(j) Acceptance of Service. No other proof of service shall be required when acceptance of service is acknowledged in writing and signed by the person served or his attorney and delivered to the person doing service. The acknowledgment shall state the place and date service is accepted.
Rule 45 Subpoena
(a) Form; Issuance.
(1) Every subpoena shall:
(A) please state the name of the court from which it is issued; and
(B) state the title of the action, the name of the court in which it is pending, and its civil action number; and
(C) command each person to whom it is directed to attend and give testimony or produce and permit inspection and copying of designated books, documents, or tangible things in the possession, custody, or control of that person, or to permit inspection of premises at a time and place therein specified; and
(D) set forth the text of subdivisions (c) and (d) of this rule. A command to produce evidence or permit inspection may be joined with a command to appear at trial or hearing or deposition or be issued separately.
(2) A subpoena commanding attendance at a trial or hearing shall issue from the court for the county in which the hearing or trial is to be held. A subpoena for attendance at a deposition shall issue from the court for the county designated by the deposition’s notice as the county in which the deposition is to be taken. If separate from a subpoena commanding a person’s attendance, a subpoena for production or inspection shall issue from the court for the county in which production or inspection is to be made. Provided, however, that a subpoena to a person who is not a party or an officer, director, or managing agent of a party commanding attendance at a deposition or production or inspection shall issue from the court for the county in which the non-party resides or is employed or regularly transacts business in person.
(3) The clerk shall issue a subpoena, signed but otherwise in blank, to a party requesting it, who shall complete it before service. An attorney, as an officer of the court, may also issue and sign a subpoena on behalf of a court in which the attorney is authorized to practice.
(1) A subpoena may be served by any person who is not a party and is not less than 18 years of age. Service of a subpoena upon a person named therein shall be made by delivering a copy thereof to such person and, if the person’s attendance is commanded, by tendering to that person the fees for one day’s attendance of $25.00 and the mileage allowed by law for official travel of State officers and employees. When the subpoena is issued on behalf of South Carolina or an officer or agency, fees and mileage need not be tendered. Unless otherwise ordered by the court, prior notice in writing of any commanded production of documents and things or inspection of premises before trial shall be served on each party in the manner prescribed by Rule 5(b) at least ten days before the time specified for compliance.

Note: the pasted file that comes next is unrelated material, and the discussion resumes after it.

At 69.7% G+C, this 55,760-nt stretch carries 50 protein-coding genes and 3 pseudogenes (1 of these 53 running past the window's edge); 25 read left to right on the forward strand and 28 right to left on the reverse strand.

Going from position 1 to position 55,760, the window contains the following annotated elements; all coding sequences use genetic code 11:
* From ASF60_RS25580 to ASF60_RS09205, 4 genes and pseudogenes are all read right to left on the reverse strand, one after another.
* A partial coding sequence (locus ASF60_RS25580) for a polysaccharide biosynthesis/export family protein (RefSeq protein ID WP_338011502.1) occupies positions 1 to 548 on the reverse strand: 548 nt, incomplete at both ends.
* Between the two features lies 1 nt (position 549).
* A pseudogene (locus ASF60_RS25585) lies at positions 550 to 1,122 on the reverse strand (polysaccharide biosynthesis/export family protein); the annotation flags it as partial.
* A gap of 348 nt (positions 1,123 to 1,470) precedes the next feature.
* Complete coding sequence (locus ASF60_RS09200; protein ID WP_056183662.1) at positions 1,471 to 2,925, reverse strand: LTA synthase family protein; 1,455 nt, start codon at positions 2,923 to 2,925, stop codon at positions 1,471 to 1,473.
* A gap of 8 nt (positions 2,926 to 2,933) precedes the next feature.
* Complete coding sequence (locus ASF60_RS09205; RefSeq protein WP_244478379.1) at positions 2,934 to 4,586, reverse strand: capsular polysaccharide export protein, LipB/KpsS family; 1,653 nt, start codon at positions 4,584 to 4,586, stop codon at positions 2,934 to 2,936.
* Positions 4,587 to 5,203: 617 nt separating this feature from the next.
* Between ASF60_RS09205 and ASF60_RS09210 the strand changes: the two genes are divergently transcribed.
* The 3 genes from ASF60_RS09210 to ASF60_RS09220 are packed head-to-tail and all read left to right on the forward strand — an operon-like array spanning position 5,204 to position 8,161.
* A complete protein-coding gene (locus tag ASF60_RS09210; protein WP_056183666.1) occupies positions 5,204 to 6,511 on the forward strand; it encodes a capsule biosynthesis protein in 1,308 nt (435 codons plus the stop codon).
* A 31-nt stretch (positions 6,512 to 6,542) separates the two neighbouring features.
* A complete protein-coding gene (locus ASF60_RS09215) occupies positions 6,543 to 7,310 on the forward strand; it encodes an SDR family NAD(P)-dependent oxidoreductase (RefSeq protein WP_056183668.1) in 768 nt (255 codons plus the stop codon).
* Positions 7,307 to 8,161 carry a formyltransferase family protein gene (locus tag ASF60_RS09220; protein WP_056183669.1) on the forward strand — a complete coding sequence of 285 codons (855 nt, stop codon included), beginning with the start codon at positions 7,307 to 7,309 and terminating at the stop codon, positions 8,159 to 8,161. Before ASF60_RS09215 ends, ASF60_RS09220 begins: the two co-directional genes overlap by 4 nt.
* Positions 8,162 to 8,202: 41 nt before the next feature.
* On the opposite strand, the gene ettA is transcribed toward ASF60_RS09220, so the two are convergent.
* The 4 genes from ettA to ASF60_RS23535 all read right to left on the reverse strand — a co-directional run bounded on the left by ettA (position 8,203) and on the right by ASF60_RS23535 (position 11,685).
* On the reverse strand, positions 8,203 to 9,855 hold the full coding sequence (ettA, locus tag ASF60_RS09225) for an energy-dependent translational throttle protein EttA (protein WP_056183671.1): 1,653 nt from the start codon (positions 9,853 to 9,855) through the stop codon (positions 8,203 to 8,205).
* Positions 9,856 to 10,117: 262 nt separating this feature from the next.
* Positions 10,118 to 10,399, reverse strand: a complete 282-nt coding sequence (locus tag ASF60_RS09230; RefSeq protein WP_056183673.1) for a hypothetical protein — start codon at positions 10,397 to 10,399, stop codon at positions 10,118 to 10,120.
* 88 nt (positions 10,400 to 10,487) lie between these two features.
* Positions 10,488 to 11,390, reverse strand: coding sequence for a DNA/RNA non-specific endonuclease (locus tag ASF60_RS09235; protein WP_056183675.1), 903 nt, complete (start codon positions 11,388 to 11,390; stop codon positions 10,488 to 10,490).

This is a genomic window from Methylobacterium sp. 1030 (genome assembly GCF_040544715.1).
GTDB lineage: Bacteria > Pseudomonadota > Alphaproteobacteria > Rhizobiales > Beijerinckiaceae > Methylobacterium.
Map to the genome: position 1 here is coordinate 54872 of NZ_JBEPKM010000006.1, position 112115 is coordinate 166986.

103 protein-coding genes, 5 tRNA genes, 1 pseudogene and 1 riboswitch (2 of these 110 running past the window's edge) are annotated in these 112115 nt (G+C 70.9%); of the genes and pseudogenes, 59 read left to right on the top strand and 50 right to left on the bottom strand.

(2) Subject to the provisions of clause (ii) of subparagraph (c)(3)(A) of this rule, a subpoena may be served at any place within the State. Provided, however, that a subpoena to a person who is not a party or an officer, director, or managing agent of a party, commanding attendance at a deposition or production or inspection shall issue from the court for the county in which the non-party resides or is employed or regularly transacts business in person and be served in that county.
(3) Proof of service, when necessary, shall be made by filing with the clerk of the court by which the subpoena is issued a statement of the date and manner of service and of the names of the persons served, certified by the person who did the service.
(c) Protection of Persons Subject to Subpoenas.
(1) A party or an attorney responsible for the issuance and service of a subpoena shall take reasonable steps to avoid imposing undue burden or expense on a person subject to that subpoena. The court on behalf of which the subpoena was issued shall enforce this duty and impose upon the party or attorney in breach of this duty an appropriate sanction, which may include, but is not limited to, lost earnings and a reasonable attorney’s fee.